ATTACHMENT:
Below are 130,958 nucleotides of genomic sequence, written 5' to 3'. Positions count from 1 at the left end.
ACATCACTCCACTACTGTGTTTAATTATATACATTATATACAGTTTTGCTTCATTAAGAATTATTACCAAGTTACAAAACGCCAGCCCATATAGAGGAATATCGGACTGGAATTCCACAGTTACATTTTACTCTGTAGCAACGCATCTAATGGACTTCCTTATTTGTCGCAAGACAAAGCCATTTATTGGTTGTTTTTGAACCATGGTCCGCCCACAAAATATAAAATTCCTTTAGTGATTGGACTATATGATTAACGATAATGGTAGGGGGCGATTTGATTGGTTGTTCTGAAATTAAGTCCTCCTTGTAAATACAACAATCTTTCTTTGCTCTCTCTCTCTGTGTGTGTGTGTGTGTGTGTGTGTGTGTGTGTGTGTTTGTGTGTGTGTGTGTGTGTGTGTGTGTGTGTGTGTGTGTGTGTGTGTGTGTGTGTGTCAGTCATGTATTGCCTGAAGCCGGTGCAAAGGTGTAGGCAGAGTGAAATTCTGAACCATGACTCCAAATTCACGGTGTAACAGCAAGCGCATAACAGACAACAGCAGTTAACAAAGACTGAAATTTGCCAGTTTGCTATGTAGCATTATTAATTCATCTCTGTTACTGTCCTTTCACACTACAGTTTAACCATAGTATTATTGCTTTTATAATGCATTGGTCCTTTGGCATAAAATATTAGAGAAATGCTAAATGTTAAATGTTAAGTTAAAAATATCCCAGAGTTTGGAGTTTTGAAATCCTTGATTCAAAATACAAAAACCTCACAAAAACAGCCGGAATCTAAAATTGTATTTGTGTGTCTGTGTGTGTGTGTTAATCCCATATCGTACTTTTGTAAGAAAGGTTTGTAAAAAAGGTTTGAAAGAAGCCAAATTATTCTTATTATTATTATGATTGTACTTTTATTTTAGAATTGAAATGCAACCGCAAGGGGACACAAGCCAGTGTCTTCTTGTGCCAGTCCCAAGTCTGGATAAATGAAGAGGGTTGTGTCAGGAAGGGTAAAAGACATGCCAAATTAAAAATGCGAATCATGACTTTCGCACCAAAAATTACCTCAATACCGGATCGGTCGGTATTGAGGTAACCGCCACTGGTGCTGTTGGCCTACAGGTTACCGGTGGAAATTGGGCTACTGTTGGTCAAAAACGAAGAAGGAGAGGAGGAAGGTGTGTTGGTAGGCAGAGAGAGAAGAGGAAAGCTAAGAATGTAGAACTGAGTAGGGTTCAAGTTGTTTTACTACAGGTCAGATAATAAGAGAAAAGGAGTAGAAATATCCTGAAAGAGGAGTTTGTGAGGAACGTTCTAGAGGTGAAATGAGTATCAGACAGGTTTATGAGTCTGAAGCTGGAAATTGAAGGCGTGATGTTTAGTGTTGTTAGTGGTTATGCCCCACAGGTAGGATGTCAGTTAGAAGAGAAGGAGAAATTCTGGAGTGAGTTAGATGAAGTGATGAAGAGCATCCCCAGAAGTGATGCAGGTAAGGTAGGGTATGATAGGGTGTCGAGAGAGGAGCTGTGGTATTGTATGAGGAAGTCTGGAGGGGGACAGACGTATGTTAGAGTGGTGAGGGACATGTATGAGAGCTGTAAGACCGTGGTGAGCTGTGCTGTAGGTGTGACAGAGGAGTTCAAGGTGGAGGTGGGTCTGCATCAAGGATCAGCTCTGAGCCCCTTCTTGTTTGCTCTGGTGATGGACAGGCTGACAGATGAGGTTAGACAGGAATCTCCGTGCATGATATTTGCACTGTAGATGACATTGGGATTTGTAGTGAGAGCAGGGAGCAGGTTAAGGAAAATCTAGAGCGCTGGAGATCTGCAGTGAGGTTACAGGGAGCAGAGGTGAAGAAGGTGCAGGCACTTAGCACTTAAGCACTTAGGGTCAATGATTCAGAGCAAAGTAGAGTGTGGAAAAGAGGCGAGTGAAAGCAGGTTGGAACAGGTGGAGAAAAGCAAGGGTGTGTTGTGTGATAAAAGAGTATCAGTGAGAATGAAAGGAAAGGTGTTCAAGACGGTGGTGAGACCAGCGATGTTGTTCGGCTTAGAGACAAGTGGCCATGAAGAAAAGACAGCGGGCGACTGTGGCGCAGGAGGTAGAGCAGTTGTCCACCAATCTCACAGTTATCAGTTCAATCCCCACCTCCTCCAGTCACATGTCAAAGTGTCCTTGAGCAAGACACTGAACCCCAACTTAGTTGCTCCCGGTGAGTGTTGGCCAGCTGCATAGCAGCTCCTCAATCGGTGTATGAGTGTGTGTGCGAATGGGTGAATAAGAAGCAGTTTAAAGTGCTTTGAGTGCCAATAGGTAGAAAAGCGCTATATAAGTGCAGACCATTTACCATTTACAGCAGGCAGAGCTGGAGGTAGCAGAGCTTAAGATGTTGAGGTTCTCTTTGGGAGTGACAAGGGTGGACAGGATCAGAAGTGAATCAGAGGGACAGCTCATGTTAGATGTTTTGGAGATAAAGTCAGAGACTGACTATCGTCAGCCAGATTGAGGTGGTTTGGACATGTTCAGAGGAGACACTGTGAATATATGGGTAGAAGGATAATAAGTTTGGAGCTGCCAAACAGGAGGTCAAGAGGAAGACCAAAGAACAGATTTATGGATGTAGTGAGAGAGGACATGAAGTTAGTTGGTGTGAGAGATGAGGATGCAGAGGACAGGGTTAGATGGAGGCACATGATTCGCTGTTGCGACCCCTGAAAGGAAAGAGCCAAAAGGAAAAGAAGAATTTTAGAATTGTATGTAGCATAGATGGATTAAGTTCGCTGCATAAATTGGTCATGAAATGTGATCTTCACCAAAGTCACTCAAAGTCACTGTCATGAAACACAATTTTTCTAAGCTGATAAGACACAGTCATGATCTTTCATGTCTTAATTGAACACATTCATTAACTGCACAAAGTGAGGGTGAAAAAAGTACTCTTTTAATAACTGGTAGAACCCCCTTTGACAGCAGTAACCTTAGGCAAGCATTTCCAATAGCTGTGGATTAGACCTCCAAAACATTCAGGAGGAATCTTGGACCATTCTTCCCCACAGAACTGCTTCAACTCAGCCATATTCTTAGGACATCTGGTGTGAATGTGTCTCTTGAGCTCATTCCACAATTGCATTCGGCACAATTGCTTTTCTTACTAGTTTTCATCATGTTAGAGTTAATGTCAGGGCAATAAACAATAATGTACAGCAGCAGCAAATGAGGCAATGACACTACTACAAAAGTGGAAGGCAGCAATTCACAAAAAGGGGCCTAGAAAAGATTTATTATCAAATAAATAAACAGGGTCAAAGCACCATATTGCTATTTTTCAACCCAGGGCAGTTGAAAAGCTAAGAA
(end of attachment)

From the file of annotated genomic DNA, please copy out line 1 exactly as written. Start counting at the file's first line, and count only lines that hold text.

Below are 130,958 nucleotides of genomic sequence, written 5' to 3'. Positions count from 1 at the left end.